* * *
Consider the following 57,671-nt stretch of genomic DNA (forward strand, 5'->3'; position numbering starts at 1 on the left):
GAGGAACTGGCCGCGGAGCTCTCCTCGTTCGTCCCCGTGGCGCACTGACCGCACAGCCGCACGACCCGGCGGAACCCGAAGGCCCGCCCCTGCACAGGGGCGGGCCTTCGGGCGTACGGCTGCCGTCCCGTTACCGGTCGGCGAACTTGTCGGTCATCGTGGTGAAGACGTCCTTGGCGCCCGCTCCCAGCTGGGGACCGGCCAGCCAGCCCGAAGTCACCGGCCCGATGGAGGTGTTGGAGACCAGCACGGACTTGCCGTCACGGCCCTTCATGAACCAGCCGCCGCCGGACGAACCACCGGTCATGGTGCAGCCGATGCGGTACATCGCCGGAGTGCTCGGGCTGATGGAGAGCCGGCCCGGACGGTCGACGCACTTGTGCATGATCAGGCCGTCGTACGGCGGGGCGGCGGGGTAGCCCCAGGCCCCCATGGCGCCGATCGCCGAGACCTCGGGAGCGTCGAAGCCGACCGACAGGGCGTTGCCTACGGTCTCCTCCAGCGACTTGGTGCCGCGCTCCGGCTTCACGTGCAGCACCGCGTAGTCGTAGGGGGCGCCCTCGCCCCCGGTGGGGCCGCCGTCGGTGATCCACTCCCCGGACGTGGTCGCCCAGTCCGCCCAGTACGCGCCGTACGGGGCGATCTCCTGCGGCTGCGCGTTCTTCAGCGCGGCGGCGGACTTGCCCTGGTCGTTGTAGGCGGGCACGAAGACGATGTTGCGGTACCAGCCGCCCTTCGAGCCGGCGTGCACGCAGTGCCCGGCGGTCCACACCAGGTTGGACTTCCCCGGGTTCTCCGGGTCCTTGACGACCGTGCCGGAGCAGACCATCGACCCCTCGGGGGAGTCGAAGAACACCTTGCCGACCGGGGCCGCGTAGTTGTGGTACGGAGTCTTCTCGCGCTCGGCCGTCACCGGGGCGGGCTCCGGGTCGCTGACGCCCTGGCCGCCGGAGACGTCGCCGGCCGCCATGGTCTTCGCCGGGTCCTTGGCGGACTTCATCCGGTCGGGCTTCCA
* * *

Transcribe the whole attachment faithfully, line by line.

Consider the following 57,671-nt stretch of genomic DNA (forward strand, 5'->3'; position numbering starts at 1 on the left):
GAGGAACTGGCCGCGGAGCTCTCCTCGTTCGTCCCCGTGGCGCACTGACCGCACAGCCGCACGACCCGGCGGAACCCGAAGGCCCGCCCCTGCACAGGGGCGGGCCTTCGGGCGTACGGCTGCCGTCCCGTTACCGGTCGGCGAACTTGTCGGTCATCGTGGTGAAGACGTCCTTGGCGCCCGCTCCCAGCTGGGGACCGGCCAGCCAGCCCGAAGTCACCGGCCCGATGGAGGTGTTGGAGACCAGCACGGACTTGCCGTCACGGCCCTTCATGAACCAGCCGCCGCCGGACGAACCACCGGTCATGGTGCAGCCGATGCGGTACATCGCCGGAGTGCTCGGGCTGATGGAGAGCCGGCCCGGACGGTCGACGCACTTGTGCATGATCAGGCCGTCGTACGGCGGGGCGGCGGGGTAGCCCCAGGCCCCCATGGCGCCGATCGCCGAGACCTCGGGAGCGTCGAAGCCGACCGACAGGGCGTTGCCTACGGTCTCCTCCAGCGACTTGGTGCCGCGCTCCGGCTTCACGTGCAGCACCGCGTAGTCGTAGGGGGCGCCCTCGCCCCCGGTGGGGCCGCCGTCGGTGATCCACTCCCCGGACGTGGTCGCCCAGTCCGCCCAGTACGCGCCGTACGGGGCGATCTCCTGCGGCTGCGCGTTCTTCAGCGCGGCGGCGGACTTGCCCTGGTCGTTGTAGGCGGGCACGAAGACGATGTTGCGGTACCAGCCGCCCTTCGAGCCGGCGTGCACGCAGTGCCCGGCGGTCCACACCAGGTTGGACTTCCCCGGGTTCTCCGGGTCCTTGACGACCGTGCCGGAGCAGACCATCGACCCCTCGGGGGAGTCGAAGAACACCTTGCCGACCGGGGCCGCGTAGTTGTGGTACGGAGTCTTCTCGCGCTCGGCCGTCACCGGGGCGGGCTCCGGGTCGCTGACGCCCTGGCCGCCGGAGACGTCGCCGGCCGCCATGGTCTTCGCCGGGTCCTTGGCGGACTTCATCCGGTCGGGCTTCCA